The Empress of Ireland: An Essay
Written by Heather Knowles, with David Caldwell
Copyright © 2003 Northern Atlantic Dive Expeditions, Inc.
All Rights Reserved
I rolled off
the boat, piercing the quiet calm of the surface as I departed from a clear blue
cloudless sky hanging above our heads. As
my body passed into the watery realm, the river reached out and in a seeming
paradox wrapped it’s arms around me as if to embrace an old friend while the
flowing current sought to drive me away as if I were an intruding, uninvited guest.
Beginning our descent into a seemingly still and empty canyon of cold
green water, we silently slid down the line into the virtual night, through the
murky, dark moods of the river until slowly emerged the ghostly giant sleeping
below- the Empress of Ireland.
Arriving on the wreck, I remember the Empress just the same as when I departed nearly one year ago- the giant sweeping hull and the rows of portholes amidst a blanket of vibrant growth, swaying gently in the motion of the water. Emerging from the darkness, eyes focusing to the night, the huge ship revealed herself. We had dropped through the dark and cold water to arrive at a distant and forgotten place… we had returned to the Empress of Ireland.
Built by the Fairfield Shipbuilding and Engineering Company, located near Glasgow, England and launched on January 27, 1906, the triple-screw steamer "Hull No. 443"-- christened Royal Mail Steamer Empress of Ireland, was just over 548 feet long, 65 feet wide and weighed in at 14,500 tons. The pride of the Canadian Pacific Railway Company's Atlantic fleet, the Great Ship could carry in excess of 1500 passengers as she was graced with eight decks that afforded first, second and even third class passengers some of the best accommodations for the day. Referred to as a three-deck shelter deck ship, the Empress, with her grandeur, elegance and graceful lines, epitomized the sleepy tranquility of the Edwardian age– a time of unprecedented social and economic prosperity. And indeed, the loss of the Empress of Ireland would mark it’s crashing for just a few short weeks following the sinking when the world was thrown into turmoil as the Great War unfolded in June of 1914. Life would never be the same again.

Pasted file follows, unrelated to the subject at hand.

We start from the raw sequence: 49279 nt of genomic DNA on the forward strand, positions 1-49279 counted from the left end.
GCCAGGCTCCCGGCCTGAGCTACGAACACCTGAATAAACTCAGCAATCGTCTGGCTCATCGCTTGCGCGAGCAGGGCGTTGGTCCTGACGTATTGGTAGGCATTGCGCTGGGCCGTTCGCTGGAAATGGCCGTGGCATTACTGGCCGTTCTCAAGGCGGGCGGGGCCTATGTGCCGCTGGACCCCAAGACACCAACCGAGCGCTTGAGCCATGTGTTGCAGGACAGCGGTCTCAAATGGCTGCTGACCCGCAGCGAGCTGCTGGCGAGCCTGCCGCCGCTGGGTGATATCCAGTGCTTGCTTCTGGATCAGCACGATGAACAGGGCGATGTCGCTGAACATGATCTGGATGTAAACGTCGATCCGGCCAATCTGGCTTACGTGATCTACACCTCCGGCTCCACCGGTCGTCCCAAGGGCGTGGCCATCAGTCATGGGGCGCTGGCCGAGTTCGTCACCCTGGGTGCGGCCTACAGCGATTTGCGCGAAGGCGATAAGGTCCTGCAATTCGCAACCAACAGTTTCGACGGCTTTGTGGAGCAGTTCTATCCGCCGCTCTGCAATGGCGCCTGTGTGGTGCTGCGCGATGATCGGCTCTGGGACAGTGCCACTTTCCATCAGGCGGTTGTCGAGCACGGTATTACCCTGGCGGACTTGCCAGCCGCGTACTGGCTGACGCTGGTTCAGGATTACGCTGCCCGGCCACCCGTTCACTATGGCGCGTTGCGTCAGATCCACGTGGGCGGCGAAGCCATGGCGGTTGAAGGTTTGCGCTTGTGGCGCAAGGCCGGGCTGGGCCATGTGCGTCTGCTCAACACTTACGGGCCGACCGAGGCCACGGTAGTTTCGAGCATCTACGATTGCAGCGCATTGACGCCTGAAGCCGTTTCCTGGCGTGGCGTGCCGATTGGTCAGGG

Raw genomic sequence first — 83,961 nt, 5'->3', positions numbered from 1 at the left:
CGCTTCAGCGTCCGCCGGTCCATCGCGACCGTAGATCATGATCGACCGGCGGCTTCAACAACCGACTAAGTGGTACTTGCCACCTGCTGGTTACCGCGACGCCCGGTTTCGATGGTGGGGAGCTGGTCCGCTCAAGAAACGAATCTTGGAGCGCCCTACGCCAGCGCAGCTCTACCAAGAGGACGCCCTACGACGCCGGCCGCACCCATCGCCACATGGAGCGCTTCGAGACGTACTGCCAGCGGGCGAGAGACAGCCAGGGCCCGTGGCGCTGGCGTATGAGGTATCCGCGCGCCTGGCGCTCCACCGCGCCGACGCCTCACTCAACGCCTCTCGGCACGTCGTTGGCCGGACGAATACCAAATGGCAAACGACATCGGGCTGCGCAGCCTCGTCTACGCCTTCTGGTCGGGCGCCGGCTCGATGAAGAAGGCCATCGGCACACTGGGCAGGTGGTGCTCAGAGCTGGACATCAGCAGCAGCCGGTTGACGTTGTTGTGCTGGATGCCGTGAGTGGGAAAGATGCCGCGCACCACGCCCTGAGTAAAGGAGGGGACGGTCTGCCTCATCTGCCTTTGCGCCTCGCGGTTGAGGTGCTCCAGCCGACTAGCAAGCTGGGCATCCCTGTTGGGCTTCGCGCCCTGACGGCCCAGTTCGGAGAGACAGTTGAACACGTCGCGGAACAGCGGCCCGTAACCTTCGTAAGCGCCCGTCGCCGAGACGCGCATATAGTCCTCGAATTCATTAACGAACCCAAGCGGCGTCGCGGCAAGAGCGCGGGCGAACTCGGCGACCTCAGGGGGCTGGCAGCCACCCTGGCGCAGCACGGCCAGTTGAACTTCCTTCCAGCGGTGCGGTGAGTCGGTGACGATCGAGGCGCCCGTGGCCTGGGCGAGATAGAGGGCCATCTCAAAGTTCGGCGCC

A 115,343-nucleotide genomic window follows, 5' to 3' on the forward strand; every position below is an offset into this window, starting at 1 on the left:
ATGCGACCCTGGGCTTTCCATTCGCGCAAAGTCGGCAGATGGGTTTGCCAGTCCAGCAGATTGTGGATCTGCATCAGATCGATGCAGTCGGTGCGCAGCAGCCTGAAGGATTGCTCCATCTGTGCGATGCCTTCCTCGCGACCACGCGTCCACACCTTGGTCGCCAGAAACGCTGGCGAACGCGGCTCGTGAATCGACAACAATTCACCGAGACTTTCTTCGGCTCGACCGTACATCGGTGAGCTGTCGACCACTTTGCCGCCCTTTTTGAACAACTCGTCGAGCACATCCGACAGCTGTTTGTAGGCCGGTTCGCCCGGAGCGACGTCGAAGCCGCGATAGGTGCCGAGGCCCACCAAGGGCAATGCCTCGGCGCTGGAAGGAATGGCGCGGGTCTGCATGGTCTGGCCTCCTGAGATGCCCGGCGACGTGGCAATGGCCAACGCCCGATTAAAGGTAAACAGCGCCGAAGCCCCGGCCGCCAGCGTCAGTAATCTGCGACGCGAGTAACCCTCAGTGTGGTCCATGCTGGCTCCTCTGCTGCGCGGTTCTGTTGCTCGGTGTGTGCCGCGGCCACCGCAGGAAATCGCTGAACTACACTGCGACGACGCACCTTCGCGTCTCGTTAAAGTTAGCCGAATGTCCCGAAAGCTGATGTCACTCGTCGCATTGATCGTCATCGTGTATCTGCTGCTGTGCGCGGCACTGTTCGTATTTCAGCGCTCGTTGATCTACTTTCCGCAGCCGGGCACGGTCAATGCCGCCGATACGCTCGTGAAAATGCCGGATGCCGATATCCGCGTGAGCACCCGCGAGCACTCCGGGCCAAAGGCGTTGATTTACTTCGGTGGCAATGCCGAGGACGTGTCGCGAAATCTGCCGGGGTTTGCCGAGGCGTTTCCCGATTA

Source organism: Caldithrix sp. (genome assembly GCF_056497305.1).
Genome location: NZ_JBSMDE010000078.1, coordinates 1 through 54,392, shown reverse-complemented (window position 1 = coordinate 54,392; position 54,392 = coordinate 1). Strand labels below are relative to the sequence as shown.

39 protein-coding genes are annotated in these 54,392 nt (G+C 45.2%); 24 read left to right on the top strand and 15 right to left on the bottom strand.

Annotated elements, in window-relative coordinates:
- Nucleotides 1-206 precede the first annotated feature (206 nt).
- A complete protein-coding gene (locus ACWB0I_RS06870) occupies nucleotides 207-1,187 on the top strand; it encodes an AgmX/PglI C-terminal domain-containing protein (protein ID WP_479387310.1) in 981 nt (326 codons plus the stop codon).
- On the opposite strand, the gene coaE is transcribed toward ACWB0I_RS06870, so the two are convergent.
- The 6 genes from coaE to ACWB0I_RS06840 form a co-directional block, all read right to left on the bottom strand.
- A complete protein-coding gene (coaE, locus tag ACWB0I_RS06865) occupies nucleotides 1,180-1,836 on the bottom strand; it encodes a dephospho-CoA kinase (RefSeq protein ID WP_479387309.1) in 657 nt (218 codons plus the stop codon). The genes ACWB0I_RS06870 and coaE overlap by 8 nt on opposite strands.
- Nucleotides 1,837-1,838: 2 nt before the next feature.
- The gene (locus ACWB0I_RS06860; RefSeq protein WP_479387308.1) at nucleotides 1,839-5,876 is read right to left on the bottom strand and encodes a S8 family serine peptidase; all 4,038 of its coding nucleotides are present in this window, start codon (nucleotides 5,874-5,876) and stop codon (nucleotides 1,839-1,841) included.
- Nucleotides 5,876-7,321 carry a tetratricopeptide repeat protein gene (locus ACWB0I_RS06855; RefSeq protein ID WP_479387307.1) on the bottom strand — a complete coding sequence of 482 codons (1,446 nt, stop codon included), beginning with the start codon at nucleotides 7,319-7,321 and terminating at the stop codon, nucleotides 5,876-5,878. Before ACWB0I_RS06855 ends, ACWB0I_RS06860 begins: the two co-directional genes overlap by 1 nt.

for those on the Empress of Ireland on the fateful night of May 29, 1914, life
or death would be reduced to a cruel roll of the dice.
It was her
ninety-sixth voyage and she was returning home to Liverpool.
It was Captain Henry Kendall’s first voyage as her Master.
It was an unthinkable accident and in the terrifying fourteen minutes
following the devastating collision with the Norwegian collier Storstad, 1012
people perished in the icy waters of the St. Lawrence River off Father Point. As quickly as an ethereal and blinding blanket of fog cloaked
the two ships, it departed, leaving only the mangled Storstad afloat amidst a
sea of human carnage emerging from the dead ship. The Empress of Ireland was
gone in the blink of an eye, a thought so incomprehensible that it was buried
away like a fading memory; yet this tragedy is one that will forever haunt the
waters off Father Point, lingering in the minds of those bound by the intrigue
of her story.
the 35 degree water, we swam to the forward section of the ship, near the helm
station that once overlooked the magnificent bow, the view to the open sea